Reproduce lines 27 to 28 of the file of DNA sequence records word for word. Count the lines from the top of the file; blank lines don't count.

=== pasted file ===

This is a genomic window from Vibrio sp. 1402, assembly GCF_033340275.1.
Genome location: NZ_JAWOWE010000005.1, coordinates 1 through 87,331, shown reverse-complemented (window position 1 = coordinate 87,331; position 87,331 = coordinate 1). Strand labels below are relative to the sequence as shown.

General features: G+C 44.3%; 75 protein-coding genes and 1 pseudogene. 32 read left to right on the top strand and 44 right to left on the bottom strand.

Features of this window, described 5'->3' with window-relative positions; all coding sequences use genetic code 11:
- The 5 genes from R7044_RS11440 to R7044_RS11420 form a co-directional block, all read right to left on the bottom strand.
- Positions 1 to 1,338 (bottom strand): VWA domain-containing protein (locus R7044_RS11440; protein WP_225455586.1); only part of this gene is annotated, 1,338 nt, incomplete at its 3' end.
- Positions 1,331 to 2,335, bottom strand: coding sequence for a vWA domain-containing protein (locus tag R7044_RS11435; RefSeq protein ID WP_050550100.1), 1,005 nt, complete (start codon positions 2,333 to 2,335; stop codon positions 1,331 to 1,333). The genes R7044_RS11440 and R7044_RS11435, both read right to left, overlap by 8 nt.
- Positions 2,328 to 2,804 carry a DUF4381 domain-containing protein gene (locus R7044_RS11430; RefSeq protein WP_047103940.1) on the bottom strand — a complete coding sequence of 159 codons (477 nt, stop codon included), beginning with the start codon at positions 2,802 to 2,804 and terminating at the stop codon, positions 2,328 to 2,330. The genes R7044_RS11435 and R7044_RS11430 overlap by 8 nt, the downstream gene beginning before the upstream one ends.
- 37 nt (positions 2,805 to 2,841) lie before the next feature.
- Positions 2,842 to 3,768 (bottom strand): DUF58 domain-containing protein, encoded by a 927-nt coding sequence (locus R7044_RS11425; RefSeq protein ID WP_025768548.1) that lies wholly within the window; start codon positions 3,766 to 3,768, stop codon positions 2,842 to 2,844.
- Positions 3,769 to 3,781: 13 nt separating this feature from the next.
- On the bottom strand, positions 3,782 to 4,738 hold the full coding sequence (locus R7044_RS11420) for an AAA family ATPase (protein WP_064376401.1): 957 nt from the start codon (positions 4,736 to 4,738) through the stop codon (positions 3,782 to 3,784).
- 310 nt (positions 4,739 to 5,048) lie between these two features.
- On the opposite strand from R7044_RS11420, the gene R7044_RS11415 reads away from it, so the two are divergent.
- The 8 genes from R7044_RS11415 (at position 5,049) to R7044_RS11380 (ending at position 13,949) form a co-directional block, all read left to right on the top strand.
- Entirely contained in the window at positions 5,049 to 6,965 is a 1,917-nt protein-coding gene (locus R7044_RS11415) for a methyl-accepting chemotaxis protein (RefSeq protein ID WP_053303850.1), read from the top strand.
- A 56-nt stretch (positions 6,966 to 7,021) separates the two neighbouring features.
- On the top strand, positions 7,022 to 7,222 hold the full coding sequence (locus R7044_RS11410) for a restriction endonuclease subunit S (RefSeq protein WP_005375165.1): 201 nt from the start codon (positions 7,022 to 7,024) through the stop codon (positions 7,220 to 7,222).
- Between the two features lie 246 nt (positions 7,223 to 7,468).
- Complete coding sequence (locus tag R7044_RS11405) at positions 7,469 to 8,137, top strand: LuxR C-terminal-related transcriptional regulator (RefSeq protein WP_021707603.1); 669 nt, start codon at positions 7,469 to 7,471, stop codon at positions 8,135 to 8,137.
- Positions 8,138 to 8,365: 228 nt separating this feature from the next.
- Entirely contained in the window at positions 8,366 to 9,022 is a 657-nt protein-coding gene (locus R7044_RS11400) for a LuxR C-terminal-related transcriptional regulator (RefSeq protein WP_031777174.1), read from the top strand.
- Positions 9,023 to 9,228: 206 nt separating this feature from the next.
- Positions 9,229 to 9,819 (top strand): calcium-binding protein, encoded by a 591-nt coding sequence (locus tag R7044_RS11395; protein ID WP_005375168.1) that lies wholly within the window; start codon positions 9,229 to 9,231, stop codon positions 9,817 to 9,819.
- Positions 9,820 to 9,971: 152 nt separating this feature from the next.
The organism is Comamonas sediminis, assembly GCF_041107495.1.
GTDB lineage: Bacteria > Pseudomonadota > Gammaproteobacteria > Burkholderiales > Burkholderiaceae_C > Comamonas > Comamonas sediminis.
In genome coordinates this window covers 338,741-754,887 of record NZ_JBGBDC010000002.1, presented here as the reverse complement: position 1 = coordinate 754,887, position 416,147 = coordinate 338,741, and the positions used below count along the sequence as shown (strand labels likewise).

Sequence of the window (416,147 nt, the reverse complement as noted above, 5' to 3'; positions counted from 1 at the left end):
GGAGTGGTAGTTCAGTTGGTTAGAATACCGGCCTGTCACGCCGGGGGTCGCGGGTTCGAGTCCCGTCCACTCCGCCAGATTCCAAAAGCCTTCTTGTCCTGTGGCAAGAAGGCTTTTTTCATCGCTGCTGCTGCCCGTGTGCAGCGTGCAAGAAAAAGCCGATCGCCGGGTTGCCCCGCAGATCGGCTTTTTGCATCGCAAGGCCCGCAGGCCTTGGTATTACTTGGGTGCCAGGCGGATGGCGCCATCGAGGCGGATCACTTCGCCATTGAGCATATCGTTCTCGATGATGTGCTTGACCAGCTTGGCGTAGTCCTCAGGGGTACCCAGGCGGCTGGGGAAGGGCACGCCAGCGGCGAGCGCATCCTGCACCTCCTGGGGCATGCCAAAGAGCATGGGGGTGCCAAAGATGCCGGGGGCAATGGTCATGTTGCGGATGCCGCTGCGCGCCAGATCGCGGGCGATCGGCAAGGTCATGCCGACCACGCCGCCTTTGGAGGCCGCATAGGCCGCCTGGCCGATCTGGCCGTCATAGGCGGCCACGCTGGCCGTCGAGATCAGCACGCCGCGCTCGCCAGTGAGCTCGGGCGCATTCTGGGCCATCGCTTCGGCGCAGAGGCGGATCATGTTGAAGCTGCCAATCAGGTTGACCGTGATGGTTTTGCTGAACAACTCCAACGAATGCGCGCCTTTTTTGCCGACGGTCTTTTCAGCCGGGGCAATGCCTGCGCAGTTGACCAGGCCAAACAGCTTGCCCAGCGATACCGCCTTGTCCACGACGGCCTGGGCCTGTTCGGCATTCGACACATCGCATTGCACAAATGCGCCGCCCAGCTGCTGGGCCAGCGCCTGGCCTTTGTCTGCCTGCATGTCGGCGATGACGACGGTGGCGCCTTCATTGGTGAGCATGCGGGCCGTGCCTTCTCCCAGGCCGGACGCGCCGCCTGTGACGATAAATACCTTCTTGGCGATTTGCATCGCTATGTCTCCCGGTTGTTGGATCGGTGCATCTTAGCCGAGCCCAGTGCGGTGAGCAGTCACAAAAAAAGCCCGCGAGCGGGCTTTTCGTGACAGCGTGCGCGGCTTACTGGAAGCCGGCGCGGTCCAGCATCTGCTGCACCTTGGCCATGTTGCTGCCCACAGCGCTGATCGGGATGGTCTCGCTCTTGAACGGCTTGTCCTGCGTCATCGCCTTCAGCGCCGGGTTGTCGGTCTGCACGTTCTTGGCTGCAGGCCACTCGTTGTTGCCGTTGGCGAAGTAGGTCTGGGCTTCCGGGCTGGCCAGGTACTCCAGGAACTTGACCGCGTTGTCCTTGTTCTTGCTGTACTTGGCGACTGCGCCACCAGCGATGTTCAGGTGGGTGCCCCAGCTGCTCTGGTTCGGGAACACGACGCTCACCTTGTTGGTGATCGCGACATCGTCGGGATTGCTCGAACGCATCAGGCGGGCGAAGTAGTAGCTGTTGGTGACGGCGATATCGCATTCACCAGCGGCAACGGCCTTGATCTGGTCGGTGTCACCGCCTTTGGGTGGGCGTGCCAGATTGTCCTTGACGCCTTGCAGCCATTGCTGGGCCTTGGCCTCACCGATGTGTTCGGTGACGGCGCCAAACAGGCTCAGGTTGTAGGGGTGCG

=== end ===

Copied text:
GTDB lineage: Bacteria > Pseudomonadota > Gammaproteobacteria > Burkholderiales > Burkholderiaceae_C > Comamonas > Comamonas sediminis.
In genome coordinates this window covers 338,741-754,887 of record NZ_JBGBDC010000002.1, presented here as the reverse complement: position 1 = coordinate 754,887, position 416,147 = coordinate 338,741, and the positions used below count along the sequence as shown (strand labels likewise).